Python Data Essentials - Matplotlib and Seaborn

A beginners guide.

Posted by Craig Johnston on Sunday, July 8, 2018
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There is an overwhelming number of options for developers needing to provide data visualization. The most popular library for data visualization in Python is Matplotlib, and built directly on top of Matplotlib is Seaborn. The Seaborn library is “tightly integrated with the PyData stack, including support for numpy and pandas data structures and statistical routines from scipy and statsmodels.”

This article is only intended to get you started with Matplotlib and Seaborn. Both libraries have extensive and mature documentation.

Data Visualization Landscape

For large scale business analytics and analysis, there are commercial tools such as Tableau or Pentaho, they look great and have ample features, yet they have high costs and implementation commitments, not to mention vendor lock-in. Commercial applications and large visualization platforms focus your development around their feature set.

For front-end interactive developers there are open source javascript libraries like d3js/c3js. However, these solutions are often overkill for simple, static bar charts, histograms and plots; they are also problematic for print and PDF.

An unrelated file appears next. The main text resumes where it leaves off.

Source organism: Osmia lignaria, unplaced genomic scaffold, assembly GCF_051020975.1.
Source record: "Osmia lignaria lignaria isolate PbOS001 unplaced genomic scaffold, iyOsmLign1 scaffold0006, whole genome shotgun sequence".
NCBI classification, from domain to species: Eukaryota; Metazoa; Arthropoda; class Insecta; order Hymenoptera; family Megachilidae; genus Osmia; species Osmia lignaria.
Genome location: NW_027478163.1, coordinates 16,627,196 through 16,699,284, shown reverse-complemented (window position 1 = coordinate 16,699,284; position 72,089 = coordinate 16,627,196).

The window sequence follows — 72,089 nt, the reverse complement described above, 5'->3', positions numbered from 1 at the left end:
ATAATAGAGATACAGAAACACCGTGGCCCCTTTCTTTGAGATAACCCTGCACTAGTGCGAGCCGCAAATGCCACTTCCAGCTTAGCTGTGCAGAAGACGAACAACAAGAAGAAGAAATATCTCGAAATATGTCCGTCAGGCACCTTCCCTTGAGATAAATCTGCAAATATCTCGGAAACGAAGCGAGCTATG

It’s common in many of my projects to generate static reports. These static reports are designed in HTML and use a tool I build called txpdf, a Webpage to PDF Microservice use to convert them to PDF and email them to the appropriate stakeholder. I use serverless functions with numpy and pandas to processes many forms of data, which makes Matplotlib with Seaborn an excellent tool for adding data visualization to these reports.

Notes on Data

In the following examples, I’ll be making up some simple data with small datasets for brevity in the demonstration. However, if you are looking to experiment with a large variety of publicly available datasets, I recommend you visit kaggle.

Python Libraries

This article is written using Juypter Notebooks installed and running under Anaconda. I recommend this setup for experimenting and learning. In the examples below I use Python 3 with the libraries numpy, pandas, Matplotlib and Seaborn. The Anaconda command conda list shows me the available libraries and their installed versions. The line %matplotlib inline instructs Juypter Notebooks to display Matplotlib output inline, rather than rendered to a file. If you are running Anaconda you likely have all the required libraries.

import numpy as np
import pandas as pd
import matplotlib.pyplot as plt
import seaborn as sb
import warnings
warnings.filterwarnings('ignore')

%matplotlib inline

!conda list numpy
!conda list pandas
!conda list matplotlib
!conda list seaborn

# packages in environment at /Users/cjimti/anaconda3:
#
# Name                    Version                   Build  Channel